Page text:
The New York Times Company turned a profit in the fourth quarter of 2009, resulting in an overall profit for the year. The Times reports today that the quarter’s net income of $90.9 million allowed for “a modest profit for the year, $19.9 million, compared with a loss of $57.8 million in 2008.”
How did they do it? Not through ad revenue:
In the quarter, newspaper ad revenue fell 17.1 percent, compared to a 30 percent decline over the first three quarters, similar to the trends reported by other major publishers. The continued fall in print advertising — 20 percent in the quarter — was offset slightly by 4.1 percent increased revenue from newspaper Web sites….
In a statement, Janet L. Robinson, the president and chief executive, signaled that print advertising would keep shrinking in the first quarter of 2010, albeit more slowly. “We expect the rate of decline for print advertising to continue to improve modestly,” she said.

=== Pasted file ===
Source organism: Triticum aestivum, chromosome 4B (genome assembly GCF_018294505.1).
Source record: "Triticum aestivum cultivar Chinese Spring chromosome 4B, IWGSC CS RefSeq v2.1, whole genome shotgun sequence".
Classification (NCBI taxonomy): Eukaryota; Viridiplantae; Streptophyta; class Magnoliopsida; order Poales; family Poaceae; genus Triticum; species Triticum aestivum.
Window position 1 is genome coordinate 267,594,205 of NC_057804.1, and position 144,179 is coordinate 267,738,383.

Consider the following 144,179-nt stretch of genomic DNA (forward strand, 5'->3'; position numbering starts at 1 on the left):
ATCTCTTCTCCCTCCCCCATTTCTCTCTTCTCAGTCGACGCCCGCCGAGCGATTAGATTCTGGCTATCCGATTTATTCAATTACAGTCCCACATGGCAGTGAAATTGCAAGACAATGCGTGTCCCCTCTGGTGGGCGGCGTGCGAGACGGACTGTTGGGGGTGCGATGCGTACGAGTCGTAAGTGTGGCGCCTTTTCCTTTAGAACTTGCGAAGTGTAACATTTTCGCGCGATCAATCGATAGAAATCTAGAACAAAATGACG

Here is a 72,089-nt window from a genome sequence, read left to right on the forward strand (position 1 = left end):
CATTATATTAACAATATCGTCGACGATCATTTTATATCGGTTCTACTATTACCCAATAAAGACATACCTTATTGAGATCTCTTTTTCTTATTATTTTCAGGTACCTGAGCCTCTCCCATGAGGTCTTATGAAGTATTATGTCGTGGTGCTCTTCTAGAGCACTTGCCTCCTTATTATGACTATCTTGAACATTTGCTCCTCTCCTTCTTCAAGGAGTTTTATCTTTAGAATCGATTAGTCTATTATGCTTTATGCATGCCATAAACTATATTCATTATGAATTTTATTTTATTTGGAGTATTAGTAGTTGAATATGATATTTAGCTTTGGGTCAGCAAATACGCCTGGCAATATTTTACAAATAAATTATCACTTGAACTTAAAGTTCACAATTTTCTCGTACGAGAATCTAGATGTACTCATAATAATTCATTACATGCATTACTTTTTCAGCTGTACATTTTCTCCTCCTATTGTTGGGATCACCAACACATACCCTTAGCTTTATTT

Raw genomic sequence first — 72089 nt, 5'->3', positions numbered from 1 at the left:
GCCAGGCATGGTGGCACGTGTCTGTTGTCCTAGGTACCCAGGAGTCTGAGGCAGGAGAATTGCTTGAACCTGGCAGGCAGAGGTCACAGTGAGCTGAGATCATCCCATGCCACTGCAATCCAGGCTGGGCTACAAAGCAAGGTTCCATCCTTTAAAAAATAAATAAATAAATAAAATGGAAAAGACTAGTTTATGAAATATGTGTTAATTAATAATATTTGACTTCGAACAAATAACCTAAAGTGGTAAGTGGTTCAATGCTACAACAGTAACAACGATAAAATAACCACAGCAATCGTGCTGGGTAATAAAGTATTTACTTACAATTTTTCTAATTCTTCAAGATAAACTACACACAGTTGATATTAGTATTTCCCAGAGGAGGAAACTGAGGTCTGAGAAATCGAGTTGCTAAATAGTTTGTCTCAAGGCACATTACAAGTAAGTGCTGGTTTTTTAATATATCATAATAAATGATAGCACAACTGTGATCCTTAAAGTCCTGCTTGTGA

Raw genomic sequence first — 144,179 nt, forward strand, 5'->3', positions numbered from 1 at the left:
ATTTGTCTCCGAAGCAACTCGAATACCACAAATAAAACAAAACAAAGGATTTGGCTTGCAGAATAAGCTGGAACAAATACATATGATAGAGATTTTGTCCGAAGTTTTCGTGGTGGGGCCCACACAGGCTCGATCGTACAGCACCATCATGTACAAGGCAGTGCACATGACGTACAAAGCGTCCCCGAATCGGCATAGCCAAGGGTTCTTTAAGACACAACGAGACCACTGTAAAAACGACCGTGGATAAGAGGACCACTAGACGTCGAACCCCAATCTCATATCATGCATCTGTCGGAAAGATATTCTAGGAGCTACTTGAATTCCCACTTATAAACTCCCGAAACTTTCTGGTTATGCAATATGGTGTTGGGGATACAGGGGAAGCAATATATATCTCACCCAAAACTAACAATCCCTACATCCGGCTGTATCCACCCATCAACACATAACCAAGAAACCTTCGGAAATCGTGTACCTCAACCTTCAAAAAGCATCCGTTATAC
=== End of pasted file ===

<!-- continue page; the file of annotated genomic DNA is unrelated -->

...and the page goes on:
No, The Times made its money through old-fashioned hard work and responsibility. Also:
- Freezing pension plans
- Selling WQXR-FM
- Closing City and Suburban, “a money-losing distribution subsidiary.”
- “Wringing some $20 million in yearly labor costs from the unions at The Boston Globe in bitter contract talks last spring.”